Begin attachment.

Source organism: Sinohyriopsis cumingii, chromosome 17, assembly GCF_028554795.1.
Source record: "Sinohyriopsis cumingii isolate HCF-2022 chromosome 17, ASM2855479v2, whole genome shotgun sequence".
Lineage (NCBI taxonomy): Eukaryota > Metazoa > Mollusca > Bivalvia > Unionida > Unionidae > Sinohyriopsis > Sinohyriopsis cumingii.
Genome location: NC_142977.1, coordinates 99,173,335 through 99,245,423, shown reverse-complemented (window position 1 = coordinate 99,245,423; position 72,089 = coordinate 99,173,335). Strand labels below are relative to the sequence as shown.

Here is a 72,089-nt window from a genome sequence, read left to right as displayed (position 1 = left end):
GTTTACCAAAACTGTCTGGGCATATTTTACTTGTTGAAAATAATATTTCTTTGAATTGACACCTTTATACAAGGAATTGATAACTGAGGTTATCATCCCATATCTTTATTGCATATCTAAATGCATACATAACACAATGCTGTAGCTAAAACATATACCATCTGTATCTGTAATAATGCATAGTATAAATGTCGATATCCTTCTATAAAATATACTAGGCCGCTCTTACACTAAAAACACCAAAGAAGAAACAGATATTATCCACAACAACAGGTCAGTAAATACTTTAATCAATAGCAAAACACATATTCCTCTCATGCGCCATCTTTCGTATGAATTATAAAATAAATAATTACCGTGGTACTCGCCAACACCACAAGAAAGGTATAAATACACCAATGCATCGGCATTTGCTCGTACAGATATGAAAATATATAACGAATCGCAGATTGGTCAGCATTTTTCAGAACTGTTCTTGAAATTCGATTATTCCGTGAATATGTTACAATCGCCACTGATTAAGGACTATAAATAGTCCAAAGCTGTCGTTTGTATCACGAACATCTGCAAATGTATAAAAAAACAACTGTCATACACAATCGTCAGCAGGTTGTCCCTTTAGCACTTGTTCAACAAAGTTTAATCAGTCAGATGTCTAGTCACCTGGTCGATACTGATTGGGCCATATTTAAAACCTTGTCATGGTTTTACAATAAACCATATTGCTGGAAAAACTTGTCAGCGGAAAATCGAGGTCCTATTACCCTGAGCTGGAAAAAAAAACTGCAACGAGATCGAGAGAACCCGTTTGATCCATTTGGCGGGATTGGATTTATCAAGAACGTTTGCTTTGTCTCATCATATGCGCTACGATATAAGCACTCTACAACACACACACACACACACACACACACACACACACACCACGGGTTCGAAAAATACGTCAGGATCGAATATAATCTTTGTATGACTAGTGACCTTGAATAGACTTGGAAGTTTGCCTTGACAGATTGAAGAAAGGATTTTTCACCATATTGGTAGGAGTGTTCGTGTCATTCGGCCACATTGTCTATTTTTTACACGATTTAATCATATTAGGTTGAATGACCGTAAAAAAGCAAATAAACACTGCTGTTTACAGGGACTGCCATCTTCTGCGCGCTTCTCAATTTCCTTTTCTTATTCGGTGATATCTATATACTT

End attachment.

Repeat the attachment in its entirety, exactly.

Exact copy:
Source organism: Sinohyriopsis cumingii, chromosome 17, assembly GCF_028554795.1.
Source record: "Sinohyriopsis cumingii isolate HCF-2022 chromosome 17, ASM2855479v2, whole genome shotgun sequence".
Lineage (NCBI taxonomy): Eukaryota > Metazoa > Mollusca > Bivalvia > Unionida > Unionidae > Sinohyriopsis > Sinohyriopsis cumingii.
Genome location: NC_142977.1, coordinates 99,173,335 through 99,245,423, shown reverse-complemented (window position 1 = coordinate 99,245,423; position 72,089 = coordinate 99,173,335). Strand labels below are relative to the sequence as shown.

Here is a 72,089-nt window from a genome sequence, read left to right as displayed (position 1 = left end):
GTTTACCAAAACTGTCTGGGCATATTTTACTTGTTGAAAATAATATTTCTTTGAATTGACACCTTTATACAAGGAATTGATAACTGAGGTTATCATCCCATATCTTTATTGCATATCTAAATGCATACATAACACAATGCTGTAGCTAAAACATATACCATCTGTATCTGTAATAATGCATAGTATAAATGTCGATATCCTTCTATAAAATATACTAGGCCGCTCTTACACTAAAAACACCAAAGAAGAAACAGATATTATCCACAACAACAGGTCAGTAAATACTTTAATCAATAGCAAAACACATATTCCTCTCATGCGCCATCTTTCGTATGAATTATAAAATAAATAATTACCGTGGTACTCGCCAACACCACAAGAAAGGTATAAATACACCAATGCATCGGCATTTGCTCGTACAGATATGAAAATATATAACGAATCGCAGATTGGTCAGCATTTTTCAGAACTGTTCTTGAAATTCGATTATTCCGTGAATATGTTACAATCGCCACTGATTAAGGACTATAAATAGTCCAAAGCTGTCGTTTGTATCACGAACATCTGCAAATGTATAAAAAAACAACTGTCATACACAATCGTCAGCAGGTTGTCCCTTTAGCACTTGTTCAACAAAGTTTAATCAGTCAGATGTCTAGTCACCTGGTCGATACTGATTGGGCCATATTTAAAACCTTGTCATGGTTTTACAATAAACCATATTGCTGGAAAAACTTGTCAGCGGAAAATCGAGGTCCTATTACCCTGAGCTGGAAAAAAAAACTGCAACGAGATCGAGAGAACCCGTTTGATCCATTTGGCGGGATTGGATTTATCAAGAACGTTTGCTTTGTCTCATCATATGCGCTACGATATAAGCACTCTACAACACACACACACACACACACACACACACACACACACCACGGGTTCGAAAAATACGTCAGGATCGAATATAATCTTTGTATGACTAGTGACCTTGAATAGACTTGGAAGTTTGCCTTGACAGATTGAAGAAAGGATTTTTCACCATATTGGTAGGAGTGTTCGTGTCATTCGGCCACATTGTCTATTTTTTACACGATTTAATCATATTAGGTTGAATGACCGTAAAAAAGCAAATAAACACTGCTGTTTACAGGGACTGCCATCTTCTGCGCGCTTCTCAATTTCCTTTTCTTATTCGGTGATATCTATATACTT